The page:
On a side note, these extra-Biblical writings do venture their way into modern Christianity, in some ways. The Book of Jubilees, for instance, is the source of the anti-gay interpretation of Sodom and Gomorrah. Having been written in the second century B.C., it explains why Old Testament mentions of the event have nothing to do with sex, but, rather, mentions of inhospitality towards strangers. Modern Bibles generally insert their biases in translating those Biblical passages, and are incorrect from a scholarly POV.

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Old 11-28-2005, 08:45 PM   #11
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Quote:
Originally posted by LivLuvAndBootlegMusic
The Hebrew texts have been translated so many times, and meanings have been changed, included, or excluded for purposes not related to the text itself, it's hardly worth looking at any of the modern versions anymore.
Indeed! That's probably why Muslims discourage translating the Koran into different languages. They feared exactly what happened to the Bible.

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Old 11-29-2005, 12:12 AM   #12
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Quote:
Originally posted by LivLuvAndBootlegMusic
The Hebrew texts have been translated so many times, and meanings have been changed, included, or excluded for purposes not related to the text itself, it's hardly worth looking at any of the modern versions anymore.
That is not exactly true to the degree that some of the most recent English translations are based on the earliest available Hebrew transcripts.

A common misconseption is that current translations, such as the NIV, are translations from earlier English translations.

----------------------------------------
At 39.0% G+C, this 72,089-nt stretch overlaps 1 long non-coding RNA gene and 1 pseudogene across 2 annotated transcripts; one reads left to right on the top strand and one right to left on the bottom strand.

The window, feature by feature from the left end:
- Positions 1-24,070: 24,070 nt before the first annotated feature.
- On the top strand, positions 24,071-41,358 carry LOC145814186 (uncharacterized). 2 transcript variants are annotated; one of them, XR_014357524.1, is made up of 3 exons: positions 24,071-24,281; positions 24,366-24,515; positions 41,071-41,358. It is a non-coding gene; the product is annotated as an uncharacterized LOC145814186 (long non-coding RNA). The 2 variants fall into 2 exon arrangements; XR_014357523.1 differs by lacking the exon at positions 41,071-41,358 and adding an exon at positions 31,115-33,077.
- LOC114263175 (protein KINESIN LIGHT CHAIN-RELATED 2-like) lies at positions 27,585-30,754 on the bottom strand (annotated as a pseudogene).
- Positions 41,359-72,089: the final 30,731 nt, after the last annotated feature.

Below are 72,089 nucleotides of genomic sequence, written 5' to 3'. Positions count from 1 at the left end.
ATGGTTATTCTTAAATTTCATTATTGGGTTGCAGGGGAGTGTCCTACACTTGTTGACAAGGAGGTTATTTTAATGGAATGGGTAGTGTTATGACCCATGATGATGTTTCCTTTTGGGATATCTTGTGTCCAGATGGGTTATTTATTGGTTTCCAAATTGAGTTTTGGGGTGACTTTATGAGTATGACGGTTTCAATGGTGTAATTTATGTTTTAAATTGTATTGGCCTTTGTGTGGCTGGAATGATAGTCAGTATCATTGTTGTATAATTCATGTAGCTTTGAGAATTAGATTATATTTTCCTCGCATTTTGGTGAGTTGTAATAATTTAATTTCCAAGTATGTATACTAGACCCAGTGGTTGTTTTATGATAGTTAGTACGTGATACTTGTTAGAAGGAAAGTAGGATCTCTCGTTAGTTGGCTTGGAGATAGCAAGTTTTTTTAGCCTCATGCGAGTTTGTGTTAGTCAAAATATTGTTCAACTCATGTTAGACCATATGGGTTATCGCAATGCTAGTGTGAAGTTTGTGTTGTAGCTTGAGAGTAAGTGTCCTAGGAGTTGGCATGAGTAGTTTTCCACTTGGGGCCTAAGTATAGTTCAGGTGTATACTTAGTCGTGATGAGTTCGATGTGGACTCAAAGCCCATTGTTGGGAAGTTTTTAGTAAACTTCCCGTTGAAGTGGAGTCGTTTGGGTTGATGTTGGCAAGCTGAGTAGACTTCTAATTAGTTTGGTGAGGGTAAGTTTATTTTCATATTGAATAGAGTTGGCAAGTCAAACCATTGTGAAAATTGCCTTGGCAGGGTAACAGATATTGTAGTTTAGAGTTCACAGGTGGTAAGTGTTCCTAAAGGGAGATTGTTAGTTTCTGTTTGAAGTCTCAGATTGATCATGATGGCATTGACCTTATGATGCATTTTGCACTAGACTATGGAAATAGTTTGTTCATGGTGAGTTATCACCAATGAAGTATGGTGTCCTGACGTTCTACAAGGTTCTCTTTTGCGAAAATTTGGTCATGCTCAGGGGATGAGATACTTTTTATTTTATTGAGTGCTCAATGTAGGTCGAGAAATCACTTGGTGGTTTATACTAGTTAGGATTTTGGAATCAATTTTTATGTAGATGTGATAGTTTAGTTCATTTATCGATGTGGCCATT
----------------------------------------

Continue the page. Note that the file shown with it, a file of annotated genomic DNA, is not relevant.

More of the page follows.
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Old 11-29-2005, 01:23 AM   #13
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Quote:
Originally posted by nbcrusader


That is not exactly true to the degree that some of the most recent English translations are based on the earliest available Hebrew transcripts.

A common misconseption is that current translations, such as the NIV, are translations from earlier English translations.
Yes, you're right. Although, the Dead Sea Scrolls revealed that the Greek texts were more accurate than some of the Hebrew

I dunno, sometimes I want to go to sem if for nothing more than learning Hebrew and Greek. At my school, you can't really be part of any intelligent conversation, especially on the Old Testament, if you can't read from the Hebrew or Greek texts. So, that leaves me with no choice but to trust the professors' lecture materials. But so far, all of the profs I've had that have done this were/are ordained Presbyterians and not Christian Reformed. Kinda funny to me since the school is rooted in the Dutch Christian Reformed tradition and technically, all faculty have to be professing members of the Christian Reformed Church.
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Old 11-29-2005, 03:02 AM   #14
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Revealing as this documentary might be, it still fails to include the story of Lilith (see: The Life of Adam and Eve).
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Old 11-29-2005, 03:06 AM   #15
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Quote:
Originally posted by AvsGirl41
Alot of those are collectively called the "Psuedepigrapha," literally "false writings." They aren't recognized by any canon, so it's actually unfair to say they were too hot for Christianity--the Hebrews didn't recognize them either.
Right. Some weren´t included, not because they were too hot, but because one can´t include anything and everything; they tried to include the parts that seemed most authentic to them. (Still, apparently other parts were left out because they were too hot.)